Too Great Expectations: why Dickens is overrated
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Charles Dickens was born 206 years ago today, and what a 206 years it's been.
Popular even in his own lifetime (something which not many artists can say), he wrote over a dozen novels, numerous short stories, several plays and even some non-fiction texts. He founded a home for "fallen women", fathered 10 children, travelled widely across Britain and America, and even found time to cheat on his wife. And he's been no less busy since dying in 1870. His books are some of the most well-known in the English canon, inspiring dozens of adaptations on stage and on screen. There are several museums dedicated to his memory. There was a briefly-lived theme park in Kent. Through the UK National Curriculum, almost everybody has read some Dickens in their lifetime. The man can seemingly do no wrong. Except, he can. Because Charles Dickens is one of the most overrated writers in the English language.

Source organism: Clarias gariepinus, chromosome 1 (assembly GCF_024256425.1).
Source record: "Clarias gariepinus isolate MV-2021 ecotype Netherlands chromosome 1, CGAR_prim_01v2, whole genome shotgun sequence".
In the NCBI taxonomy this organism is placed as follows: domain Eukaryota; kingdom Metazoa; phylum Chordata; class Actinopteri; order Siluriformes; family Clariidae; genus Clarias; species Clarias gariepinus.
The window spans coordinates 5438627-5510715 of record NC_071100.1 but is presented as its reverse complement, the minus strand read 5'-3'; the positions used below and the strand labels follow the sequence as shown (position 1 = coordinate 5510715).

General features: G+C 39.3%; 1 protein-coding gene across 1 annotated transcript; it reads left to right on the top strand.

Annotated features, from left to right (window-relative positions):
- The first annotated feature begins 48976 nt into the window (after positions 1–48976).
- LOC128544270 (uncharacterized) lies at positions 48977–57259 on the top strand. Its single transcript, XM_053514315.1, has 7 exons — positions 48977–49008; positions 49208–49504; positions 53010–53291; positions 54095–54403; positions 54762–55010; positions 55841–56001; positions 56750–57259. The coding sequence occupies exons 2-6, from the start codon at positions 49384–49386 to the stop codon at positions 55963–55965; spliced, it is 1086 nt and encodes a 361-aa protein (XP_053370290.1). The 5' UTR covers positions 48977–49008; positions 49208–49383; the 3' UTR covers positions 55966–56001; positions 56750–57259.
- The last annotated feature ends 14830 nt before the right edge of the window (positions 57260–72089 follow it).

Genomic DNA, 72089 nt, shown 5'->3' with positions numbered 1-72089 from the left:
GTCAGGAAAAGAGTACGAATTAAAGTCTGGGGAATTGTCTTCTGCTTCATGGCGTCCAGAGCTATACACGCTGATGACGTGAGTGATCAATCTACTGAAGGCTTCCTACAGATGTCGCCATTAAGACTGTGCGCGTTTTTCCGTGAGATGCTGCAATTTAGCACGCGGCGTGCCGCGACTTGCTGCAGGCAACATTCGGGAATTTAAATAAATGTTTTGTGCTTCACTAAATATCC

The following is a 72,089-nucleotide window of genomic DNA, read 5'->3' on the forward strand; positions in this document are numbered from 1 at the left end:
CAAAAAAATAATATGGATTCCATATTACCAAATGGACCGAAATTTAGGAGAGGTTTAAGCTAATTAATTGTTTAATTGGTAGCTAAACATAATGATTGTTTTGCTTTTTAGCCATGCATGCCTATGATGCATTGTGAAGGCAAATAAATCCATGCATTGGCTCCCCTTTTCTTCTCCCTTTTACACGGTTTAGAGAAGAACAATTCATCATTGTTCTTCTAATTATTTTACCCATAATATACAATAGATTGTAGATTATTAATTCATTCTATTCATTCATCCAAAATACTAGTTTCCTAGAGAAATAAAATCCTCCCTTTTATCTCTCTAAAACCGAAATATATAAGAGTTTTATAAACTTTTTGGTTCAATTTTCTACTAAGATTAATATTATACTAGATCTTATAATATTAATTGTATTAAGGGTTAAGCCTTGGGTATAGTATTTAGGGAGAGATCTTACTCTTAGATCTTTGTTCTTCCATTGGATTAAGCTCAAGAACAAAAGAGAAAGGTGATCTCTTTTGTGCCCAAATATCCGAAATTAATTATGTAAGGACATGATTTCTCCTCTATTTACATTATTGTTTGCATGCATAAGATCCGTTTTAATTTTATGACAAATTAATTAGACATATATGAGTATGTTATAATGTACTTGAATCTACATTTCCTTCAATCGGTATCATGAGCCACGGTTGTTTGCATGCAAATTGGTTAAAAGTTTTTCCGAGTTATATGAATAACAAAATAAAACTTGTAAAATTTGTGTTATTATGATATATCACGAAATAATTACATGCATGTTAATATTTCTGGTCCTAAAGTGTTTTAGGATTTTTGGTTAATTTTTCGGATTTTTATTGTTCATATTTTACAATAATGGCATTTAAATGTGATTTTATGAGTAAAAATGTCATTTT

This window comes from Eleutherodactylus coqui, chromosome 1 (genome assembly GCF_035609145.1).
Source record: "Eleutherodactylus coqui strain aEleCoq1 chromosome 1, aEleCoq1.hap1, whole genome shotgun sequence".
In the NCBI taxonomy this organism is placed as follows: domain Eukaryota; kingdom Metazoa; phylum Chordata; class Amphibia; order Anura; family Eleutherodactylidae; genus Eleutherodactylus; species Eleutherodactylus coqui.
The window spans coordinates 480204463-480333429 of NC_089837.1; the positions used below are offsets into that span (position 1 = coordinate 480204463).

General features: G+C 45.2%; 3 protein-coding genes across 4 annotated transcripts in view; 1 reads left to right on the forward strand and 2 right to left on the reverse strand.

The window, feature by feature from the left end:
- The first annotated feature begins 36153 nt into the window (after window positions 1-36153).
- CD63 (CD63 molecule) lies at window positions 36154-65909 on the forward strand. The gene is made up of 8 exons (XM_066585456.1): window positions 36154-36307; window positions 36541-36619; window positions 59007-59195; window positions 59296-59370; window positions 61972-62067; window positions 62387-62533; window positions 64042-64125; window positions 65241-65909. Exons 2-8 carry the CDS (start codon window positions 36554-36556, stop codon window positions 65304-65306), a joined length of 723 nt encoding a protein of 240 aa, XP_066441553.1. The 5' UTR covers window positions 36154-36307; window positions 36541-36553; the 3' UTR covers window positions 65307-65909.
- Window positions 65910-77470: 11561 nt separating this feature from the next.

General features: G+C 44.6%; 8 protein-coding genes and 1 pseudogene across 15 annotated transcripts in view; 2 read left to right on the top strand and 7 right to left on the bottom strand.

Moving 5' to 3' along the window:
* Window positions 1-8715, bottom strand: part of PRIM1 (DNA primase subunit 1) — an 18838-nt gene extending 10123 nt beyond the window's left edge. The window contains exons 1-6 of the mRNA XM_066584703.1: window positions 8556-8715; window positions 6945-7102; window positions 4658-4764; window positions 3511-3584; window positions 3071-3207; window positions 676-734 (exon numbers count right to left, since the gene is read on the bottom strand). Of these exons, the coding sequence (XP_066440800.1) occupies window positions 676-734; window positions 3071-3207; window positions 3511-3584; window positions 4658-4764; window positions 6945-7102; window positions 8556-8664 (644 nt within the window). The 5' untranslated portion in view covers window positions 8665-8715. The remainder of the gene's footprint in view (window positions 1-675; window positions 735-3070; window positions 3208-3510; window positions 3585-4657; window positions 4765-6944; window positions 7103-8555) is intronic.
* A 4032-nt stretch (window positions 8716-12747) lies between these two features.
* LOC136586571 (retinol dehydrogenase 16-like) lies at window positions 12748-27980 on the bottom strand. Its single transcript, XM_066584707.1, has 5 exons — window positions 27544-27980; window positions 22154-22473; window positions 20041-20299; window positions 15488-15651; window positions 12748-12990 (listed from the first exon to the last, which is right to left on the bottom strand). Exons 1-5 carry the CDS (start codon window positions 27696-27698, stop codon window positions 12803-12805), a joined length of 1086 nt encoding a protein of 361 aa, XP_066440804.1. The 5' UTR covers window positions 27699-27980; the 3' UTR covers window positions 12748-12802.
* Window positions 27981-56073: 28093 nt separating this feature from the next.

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Firstly, his celebrated wit has never once made me laugh & and I'm somebody who actually finds sections of Wuthering Heights genuinely amusing. Perhaps much of it is lost in translation, but what I find is that his characters are often 19th-century versions of a Little Britain stereotype. Where the latter has often been sniffed at, for some reason, Dicken's bizarrely-named characters have been celebrated for centuries. Were he writing now, there would be smutty jokes and winks at the camera galore, not unlike Mrs Brown's Boys, a TV show I have also just never understood. What's more, how people can find books about orphans, disease, abuse and child-criminality amusing simply baffles me. If I wanted that kind of entertainment, I'd flick EastEnders on and save myself a lot of time. And on that note, the coincidences and convenient occurrences in his books are more akin to a soap opera than anything else. Everybody is related to everybody else, like a Victorian Mitchell family, making 19th-century England appear as if it had a population of around thirty instead of almost 30 million. Often, the novels take a third act twist when secret family connections are revealed, changing the characters' fortunes for better or worse as a result. The relevance of characters to the plot is also frequently confusing: a character who appeared on page one, only to vanish by page 4, suddenly re-appears on page 201 in a completely different setting, and not only are we supposed to remember who they are, but we're supposed to belief they are of Vital Importance to the plot. Given the way in which Dickens usually published his novels - piecemeal, instalment by instalment, not unlike modern soap operas - it's a miracle any of his readers could ever keep up. Perhaps some of the problems with his work is a result of the episodic nature of his publication. He was often paid by the line, making those lengthy, wordy, convoluted descriptions vital to his earning a decent wage, but ultimately distracting from the main storyline. The way the stories lurch from crisis to crisis can also be explained by his needing to keep his readers gripped, finishing each episode on a cliffhanger so that they would come back for more next time. It's a classic story-telling technique, but it doesn't make for great literature. That's simply not how novels - aside from Dan Brown's - function: they don't drift on for a few chapters before leaving the characters in some state of distress, which is swiftly resolved on the very next page. Calling them great literature is an insult to so many beautifully and carefully crafted texts. A further complication of this style of writing is the inconsistencies it introduces into the text. At times, Dickens was known to change plots or characters according to the reception they'd received in earlier instalments, responding to the wishes and desires of his readers. When Harry Potter and the Cursed Child seemingly drew upon fanfiction and readers' desires, it was called wish-fulfilment. Apparently, when Dickens did it, it was art. What Dickens has going for him is the sheer quantity of texts, yet even this is not unique. Trollope, Thackeray, Gaskell all published a similar amount and more, but these aren't the writers who get a BBC six-part adaptation every other Christmas. Dickens now seems to be popular simply because he's popular: an Oliver Twist mini-series will pull in more fans because we know it so well, and we like the familiar. In this respect, he's a little like Shakespeare, but he too has contemporaries who have been criminally overlooked. Where are the Hollywood adaptations of Christopher Marlowe's Edward II or Anne Brontë's Agnes Grey? Perhaps the biggest tragedy of overrating people like Dickens and Shakespeare is how it forces all of these equally valuable texts and authors into the shadows. In 2018, isn't it time we looked beyond these big-hitters and searched for those other voices? So, today I won't be lighting 206 candles and raising a glass to the man himself. He's had quite enough of that. Instead, I'm going to be curling up with a cup of tea, a few biscuits and reading something different, something new. You never know - I might even find something to laugh about.
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